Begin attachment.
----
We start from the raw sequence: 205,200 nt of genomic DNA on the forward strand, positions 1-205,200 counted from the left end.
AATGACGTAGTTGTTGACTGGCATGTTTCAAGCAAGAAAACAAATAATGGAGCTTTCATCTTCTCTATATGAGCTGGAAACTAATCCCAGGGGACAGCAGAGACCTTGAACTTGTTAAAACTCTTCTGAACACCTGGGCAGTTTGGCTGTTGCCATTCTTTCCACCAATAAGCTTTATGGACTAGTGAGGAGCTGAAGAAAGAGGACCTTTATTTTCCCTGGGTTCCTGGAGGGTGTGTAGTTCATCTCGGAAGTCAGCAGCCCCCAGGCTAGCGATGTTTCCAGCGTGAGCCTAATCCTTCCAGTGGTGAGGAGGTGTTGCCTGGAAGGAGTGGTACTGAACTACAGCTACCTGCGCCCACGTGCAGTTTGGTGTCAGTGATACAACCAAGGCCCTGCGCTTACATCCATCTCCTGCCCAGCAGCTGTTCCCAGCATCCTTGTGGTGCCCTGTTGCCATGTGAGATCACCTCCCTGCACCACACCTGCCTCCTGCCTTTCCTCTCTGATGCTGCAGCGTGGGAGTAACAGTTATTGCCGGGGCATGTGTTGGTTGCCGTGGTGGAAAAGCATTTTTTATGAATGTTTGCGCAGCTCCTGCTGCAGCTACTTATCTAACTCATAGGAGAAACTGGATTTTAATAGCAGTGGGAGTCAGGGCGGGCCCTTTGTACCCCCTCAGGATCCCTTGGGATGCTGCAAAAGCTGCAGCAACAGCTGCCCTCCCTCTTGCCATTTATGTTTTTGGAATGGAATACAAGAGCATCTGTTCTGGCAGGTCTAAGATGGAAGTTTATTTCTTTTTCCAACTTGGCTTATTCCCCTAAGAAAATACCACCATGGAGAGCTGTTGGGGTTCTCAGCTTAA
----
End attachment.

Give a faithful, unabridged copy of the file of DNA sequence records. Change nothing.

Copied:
We start from the raw sequence: 205,200 nt of genomic DNA on the forward strand, positions 1-205,200 counted from the left end.
AATGACGTAGTTGTTGACTGGCATGTTTCAAGCAAGAAAACAAATAATGGAGCTTTCATCTTCTCTATATGAGCTGGAAACTAATCCCAGGGGACAGCAGAGACCTTGAACTTGTTAAAACTCTTCTGAACACCTGGGCAGTTTGGCTGTTGCCATTCTTTCCACCAATAAGCTTTATGGACTAGTGAGGAGCTGAAGAAAGAGGACCTTTATTTTCCCTGGGTTCCTGGAGGGTGTGTAGTTCATCTCGGAAGTCAGCAGCCCCCAGGCTAGCGATGTTTCCAGCGTGAGCCTAATCCTTCCAGTGGTGAGGAGGTGTTGCCTGGAAGGAGTGGTACTGAACTACAGCTACCTGCGCCCACGTGCAGTTTGGTGTCAGTGATACAACCAAGGCCCTGCGCTTACATCCATCTCCTGCCCAGCAGCTGTTCCCAGCATCCTTGTGGTGCCCTGTTGCCATGTGAGATCACCTCCCTGCACCACACCTGCCTCCTGCCTTTCCTCTCTGATGCTGCAGCGTGGGAGTAACAGTTATTGCCGGGGCATGTGTTGGTTGCCGTGGTGGAAAAGCATTTTTTATGAATGTTTGCGCAGCTCCTGCTGCAGCTACTTATCTAACTCATAGGAGAAACTGGATTTTAATAGCAGTGGGAGTCAGGGCGGGCCCTTTGTACCCCCTCAGGATCCCTTGGGATGCTGCAAAAGCTGCAGCAACAGCTGCCCTCCCTCTTGCCATTTATGTTTTTGGAATGGAATACAAGAGCATCTGTTCTGGCAGGTCTAAGATGGAAGTTTATTTCTTTTTCCAACTTGGCTTATTCCCCTAAGAAAATACCACCATGGAGAGCTGTTGGGGTTCTCAGCTTAA